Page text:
An Internet Protocol (IP) address is a numerical label designated to each device that is connected to a computer network and uses the Internet Protocol for communication purposes. It has two primary functions: identifying the interface of a host or network and addressing locations.
An IP address is composed of two parts: one identifies the host, or node and the other identifies the network. The Class of the address decides which part belongs to the network address and which part belongs to the host address. All hosts on a given network have the same network prefix but must have a unique host number.
An IPv4 address is usually shown as split into 4 parts as shown below. The various ranges of IP addresses are categorised differently. The first part of the IP specifies who or where the IP address is from – this is the network identifier – and the second part specifies which host/machine/node it is from – this is the host identifier.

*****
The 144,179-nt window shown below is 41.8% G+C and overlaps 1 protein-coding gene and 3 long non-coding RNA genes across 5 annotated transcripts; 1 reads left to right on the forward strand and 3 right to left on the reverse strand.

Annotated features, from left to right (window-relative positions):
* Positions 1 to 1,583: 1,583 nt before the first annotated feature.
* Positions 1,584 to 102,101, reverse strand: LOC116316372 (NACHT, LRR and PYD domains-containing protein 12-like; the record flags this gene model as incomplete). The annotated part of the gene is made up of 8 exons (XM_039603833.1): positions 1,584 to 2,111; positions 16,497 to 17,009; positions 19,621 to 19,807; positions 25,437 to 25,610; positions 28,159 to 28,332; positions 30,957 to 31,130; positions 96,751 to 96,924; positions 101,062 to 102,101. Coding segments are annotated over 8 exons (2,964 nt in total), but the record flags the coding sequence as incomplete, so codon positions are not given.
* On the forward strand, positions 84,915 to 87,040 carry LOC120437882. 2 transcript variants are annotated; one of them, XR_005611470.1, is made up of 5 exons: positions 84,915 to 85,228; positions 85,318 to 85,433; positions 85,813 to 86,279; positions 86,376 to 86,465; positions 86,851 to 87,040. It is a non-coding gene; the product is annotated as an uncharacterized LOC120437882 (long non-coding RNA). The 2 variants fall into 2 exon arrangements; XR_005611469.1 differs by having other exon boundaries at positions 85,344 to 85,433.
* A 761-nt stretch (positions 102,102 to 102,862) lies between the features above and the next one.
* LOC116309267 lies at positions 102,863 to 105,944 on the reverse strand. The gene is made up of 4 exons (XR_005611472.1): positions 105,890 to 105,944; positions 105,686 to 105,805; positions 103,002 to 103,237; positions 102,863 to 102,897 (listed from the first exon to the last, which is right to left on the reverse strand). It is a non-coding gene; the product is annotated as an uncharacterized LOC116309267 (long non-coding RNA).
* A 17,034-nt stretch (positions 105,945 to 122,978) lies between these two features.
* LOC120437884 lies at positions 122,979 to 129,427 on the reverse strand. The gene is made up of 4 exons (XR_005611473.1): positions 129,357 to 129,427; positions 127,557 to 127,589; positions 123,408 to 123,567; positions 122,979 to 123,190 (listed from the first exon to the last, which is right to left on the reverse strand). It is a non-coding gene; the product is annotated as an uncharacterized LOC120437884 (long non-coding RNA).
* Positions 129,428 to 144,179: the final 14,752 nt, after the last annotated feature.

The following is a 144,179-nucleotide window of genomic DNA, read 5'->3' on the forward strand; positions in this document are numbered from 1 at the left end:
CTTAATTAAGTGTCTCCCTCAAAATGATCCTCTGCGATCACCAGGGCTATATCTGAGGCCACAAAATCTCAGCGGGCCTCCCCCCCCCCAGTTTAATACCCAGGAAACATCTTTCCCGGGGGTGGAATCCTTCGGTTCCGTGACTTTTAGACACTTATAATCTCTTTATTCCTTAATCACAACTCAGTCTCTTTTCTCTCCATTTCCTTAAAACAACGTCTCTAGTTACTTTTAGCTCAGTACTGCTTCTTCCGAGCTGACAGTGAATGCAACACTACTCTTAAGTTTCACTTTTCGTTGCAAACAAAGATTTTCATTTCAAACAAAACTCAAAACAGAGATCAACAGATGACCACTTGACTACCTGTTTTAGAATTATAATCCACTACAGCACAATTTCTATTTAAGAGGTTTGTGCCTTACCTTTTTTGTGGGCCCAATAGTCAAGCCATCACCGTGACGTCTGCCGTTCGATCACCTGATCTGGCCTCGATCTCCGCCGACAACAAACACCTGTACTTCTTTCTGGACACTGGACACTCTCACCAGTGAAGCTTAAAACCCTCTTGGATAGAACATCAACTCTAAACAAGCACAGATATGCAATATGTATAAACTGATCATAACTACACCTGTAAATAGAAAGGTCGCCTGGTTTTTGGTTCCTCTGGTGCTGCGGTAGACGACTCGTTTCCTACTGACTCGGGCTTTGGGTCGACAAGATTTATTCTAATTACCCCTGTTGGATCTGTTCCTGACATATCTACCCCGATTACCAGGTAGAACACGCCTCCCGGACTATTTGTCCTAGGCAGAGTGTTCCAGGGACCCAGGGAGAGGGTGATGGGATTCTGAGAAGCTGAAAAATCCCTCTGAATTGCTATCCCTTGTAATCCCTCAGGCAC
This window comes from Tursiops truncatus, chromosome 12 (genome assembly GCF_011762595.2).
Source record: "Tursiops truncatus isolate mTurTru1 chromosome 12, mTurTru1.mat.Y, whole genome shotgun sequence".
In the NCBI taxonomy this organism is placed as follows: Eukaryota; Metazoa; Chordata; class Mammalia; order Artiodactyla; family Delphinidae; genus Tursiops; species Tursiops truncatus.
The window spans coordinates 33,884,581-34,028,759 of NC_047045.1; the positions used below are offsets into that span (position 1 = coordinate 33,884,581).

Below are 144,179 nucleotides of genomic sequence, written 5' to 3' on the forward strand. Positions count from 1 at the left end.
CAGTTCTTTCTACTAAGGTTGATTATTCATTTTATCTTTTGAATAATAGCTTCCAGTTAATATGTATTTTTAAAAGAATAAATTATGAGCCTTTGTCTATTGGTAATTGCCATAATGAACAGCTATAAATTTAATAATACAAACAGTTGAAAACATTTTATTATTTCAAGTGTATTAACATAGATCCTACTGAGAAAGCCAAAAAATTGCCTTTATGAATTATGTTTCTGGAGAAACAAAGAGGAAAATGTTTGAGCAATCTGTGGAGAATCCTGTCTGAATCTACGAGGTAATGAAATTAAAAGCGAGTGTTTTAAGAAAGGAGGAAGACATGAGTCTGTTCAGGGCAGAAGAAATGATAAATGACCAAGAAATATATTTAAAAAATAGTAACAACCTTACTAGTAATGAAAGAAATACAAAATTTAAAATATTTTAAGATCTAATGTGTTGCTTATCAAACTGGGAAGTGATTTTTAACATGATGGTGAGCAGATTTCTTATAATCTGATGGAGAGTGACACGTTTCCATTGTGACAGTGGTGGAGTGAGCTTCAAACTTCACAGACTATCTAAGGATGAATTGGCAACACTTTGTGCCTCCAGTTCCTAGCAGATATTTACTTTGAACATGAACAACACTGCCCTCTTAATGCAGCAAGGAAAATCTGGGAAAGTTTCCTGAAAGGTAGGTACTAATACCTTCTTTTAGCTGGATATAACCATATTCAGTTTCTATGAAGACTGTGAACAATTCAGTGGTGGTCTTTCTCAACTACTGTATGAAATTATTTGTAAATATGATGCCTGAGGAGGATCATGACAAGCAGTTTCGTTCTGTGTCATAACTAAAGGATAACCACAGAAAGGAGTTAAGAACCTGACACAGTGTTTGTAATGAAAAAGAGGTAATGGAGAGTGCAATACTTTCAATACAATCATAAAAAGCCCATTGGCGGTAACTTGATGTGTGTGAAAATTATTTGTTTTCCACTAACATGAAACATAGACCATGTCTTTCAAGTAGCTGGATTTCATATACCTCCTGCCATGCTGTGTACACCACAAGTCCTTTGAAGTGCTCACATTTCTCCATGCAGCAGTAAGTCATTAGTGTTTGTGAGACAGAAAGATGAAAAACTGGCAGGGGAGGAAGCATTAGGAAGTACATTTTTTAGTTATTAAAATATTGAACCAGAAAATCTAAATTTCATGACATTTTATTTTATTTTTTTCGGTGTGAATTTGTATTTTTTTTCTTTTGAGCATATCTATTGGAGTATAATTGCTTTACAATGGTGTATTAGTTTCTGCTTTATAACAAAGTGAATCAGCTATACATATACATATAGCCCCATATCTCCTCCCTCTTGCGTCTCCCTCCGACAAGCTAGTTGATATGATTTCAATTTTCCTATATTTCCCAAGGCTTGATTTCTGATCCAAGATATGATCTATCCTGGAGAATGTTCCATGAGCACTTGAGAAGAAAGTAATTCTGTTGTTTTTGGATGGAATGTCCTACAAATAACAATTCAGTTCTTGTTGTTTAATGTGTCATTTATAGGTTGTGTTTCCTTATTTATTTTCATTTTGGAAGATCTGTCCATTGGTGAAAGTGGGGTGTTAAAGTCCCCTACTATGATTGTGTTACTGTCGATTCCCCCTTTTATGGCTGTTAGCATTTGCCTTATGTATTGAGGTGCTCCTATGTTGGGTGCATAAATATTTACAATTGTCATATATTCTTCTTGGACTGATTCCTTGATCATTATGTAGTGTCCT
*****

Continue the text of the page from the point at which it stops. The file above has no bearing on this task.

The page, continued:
There is a limit to the number of IPv4 addresses people can have, and this limit is much below the current population of the world. If we lived in a world where every inhabitant of the planet connected to the internet, there would not even be enofugh IP Addresses for them to use.
This problem is very much prevalent and IPv6 is being introduced to try and find a solution. IPv6 uses 128 bits for each address, which means that theoretically 2^128 IP addresses available.
But why would we ever need these many IP addresses? With a large number of addresses, each person to have multiple devices connected to the internet, currently driven by the increased demand for internet on mobile devices. This will also allow us to connect lots of other devices to the internet that might not currently be connected.